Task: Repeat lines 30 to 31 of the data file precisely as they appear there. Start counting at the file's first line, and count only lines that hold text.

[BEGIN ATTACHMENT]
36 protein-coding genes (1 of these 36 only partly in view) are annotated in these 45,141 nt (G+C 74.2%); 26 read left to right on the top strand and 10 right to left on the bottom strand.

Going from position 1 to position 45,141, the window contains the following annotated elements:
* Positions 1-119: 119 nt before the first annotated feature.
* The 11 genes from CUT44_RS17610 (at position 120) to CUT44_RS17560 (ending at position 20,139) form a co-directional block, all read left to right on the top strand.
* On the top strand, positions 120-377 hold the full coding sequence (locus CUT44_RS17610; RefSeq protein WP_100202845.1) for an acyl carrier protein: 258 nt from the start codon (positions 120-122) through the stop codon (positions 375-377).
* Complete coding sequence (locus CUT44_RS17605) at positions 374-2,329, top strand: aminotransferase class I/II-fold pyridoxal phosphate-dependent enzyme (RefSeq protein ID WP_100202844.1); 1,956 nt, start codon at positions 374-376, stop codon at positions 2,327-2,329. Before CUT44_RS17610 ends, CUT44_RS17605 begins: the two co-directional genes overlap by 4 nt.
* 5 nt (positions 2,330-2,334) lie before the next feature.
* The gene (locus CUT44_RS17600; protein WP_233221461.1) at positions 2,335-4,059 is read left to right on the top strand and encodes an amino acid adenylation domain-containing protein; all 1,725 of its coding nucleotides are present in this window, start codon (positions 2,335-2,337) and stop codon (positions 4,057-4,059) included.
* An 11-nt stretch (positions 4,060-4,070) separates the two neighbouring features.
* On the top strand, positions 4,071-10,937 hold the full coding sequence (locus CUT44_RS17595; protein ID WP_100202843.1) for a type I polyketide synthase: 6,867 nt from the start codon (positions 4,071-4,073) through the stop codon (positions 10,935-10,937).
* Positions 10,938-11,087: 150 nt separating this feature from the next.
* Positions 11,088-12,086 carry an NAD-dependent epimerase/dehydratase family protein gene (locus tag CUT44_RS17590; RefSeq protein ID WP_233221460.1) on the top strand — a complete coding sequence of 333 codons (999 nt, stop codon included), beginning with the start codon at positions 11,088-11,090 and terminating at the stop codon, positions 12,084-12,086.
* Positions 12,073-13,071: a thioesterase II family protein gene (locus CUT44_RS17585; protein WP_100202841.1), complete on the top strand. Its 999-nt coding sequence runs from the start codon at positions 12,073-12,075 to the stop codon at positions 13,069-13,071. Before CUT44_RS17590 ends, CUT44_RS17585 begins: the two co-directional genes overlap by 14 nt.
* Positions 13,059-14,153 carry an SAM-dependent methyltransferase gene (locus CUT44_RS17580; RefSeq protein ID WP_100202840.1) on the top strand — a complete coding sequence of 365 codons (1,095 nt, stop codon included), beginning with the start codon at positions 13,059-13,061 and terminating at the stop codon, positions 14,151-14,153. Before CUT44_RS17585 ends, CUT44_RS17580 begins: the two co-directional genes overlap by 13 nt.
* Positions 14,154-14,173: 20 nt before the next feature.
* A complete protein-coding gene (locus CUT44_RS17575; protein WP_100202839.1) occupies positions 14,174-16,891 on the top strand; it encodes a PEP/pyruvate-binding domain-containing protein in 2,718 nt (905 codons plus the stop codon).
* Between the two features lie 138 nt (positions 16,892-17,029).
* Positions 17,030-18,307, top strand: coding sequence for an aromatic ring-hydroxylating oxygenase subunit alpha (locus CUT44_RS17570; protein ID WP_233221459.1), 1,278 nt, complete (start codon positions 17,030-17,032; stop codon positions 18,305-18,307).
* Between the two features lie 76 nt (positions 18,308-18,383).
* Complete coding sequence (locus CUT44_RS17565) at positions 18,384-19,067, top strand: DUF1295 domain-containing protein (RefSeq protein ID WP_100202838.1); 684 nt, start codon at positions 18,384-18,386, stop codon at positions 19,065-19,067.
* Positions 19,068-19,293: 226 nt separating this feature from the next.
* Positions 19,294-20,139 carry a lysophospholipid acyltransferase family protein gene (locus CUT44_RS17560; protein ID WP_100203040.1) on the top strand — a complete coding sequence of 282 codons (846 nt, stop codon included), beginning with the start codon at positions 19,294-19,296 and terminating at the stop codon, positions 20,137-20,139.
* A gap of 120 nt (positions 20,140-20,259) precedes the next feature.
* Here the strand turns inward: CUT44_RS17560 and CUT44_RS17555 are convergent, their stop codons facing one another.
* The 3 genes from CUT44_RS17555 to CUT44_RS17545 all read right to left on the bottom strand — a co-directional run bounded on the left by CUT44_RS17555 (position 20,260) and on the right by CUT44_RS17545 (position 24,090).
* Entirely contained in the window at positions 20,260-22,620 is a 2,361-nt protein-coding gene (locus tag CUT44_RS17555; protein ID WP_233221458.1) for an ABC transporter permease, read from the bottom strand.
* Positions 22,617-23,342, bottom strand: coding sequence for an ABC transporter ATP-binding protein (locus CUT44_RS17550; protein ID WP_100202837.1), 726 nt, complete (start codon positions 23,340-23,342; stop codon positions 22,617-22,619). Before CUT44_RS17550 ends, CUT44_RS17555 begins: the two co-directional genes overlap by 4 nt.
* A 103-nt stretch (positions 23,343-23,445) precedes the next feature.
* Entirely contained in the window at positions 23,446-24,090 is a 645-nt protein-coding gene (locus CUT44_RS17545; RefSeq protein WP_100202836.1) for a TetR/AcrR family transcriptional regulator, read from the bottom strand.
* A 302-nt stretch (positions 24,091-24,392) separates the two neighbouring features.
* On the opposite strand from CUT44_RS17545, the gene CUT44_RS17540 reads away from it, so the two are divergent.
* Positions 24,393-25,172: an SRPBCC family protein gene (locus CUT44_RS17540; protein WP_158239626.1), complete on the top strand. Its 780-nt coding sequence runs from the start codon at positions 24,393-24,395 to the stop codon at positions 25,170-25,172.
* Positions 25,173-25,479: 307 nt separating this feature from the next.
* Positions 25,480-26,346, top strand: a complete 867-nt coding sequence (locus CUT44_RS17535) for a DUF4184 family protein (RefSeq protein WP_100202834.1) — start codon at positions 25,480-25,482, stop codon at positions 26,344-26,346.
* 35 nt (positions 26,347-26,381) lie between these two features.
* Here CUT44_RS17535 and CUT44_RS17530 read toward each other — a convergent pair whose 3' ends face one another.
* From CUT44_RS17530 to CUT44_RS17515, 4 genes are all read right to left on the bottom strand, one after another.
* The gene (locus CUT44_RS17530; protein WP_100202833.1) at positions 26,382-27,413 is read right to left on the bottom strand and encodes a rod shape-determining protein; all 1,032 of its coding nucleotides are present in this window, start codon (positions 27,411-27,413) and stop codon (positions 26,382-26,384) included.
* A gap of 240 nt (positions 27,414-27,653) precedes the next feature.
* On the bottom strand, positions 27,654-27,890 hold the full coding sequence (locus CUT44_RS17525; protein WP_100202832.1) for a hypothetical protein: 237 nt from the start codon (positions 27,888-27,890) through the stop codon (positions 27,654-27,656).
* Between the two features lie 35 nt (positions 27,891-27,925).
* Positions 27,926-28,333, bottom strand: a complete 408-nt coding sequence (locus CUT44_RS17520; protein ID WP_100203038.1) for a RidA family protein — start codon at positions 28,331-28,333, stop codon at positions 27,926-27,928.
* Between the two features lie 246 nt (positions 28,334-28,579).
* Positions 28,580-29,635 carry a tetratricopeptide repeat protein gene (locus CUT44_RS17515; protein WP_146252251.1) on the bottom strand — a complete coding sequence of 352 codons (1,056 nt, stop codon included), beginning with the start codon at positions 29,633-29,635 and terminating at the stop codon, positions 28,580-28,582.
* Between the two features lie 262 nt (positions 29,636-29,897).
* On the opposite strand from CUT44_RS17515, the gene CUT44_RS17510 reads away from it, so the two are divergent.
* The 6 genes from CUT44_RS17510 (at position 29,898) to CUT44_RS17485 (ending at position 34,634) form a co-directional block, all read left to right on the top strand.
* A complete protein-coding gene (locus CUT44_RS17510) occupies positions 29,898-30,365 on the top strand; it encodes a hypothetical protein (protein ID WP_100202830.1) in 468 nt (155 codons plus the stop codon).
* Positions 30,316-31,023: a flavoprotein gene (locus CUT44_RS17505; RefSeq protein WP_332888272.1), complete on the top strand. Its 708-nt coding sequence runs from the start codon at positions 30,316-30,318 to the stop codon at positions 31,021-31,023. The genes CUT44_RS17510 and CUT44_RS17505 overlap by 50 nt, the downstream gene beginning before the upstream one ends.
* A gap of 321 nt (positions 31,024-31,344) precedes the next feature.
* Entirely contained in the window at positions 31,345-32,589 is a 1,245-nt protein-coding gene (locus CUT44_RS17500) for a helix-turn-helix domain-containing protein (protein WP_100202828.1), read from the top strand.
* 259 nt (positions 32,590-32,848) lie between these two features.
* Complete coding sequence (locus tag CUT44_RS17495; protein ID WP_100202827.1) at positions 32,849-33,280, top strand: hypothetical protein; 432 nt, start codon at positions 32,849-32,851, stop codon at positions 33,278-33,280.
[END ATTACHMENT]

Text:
* A 302-nt stretch (positions 24,091-24,392) separates the two neighbouring features.
* On the opposite strand from CUT44_RS17545, the gene CUT44_RS17540 reads away from it, so the two are divergent.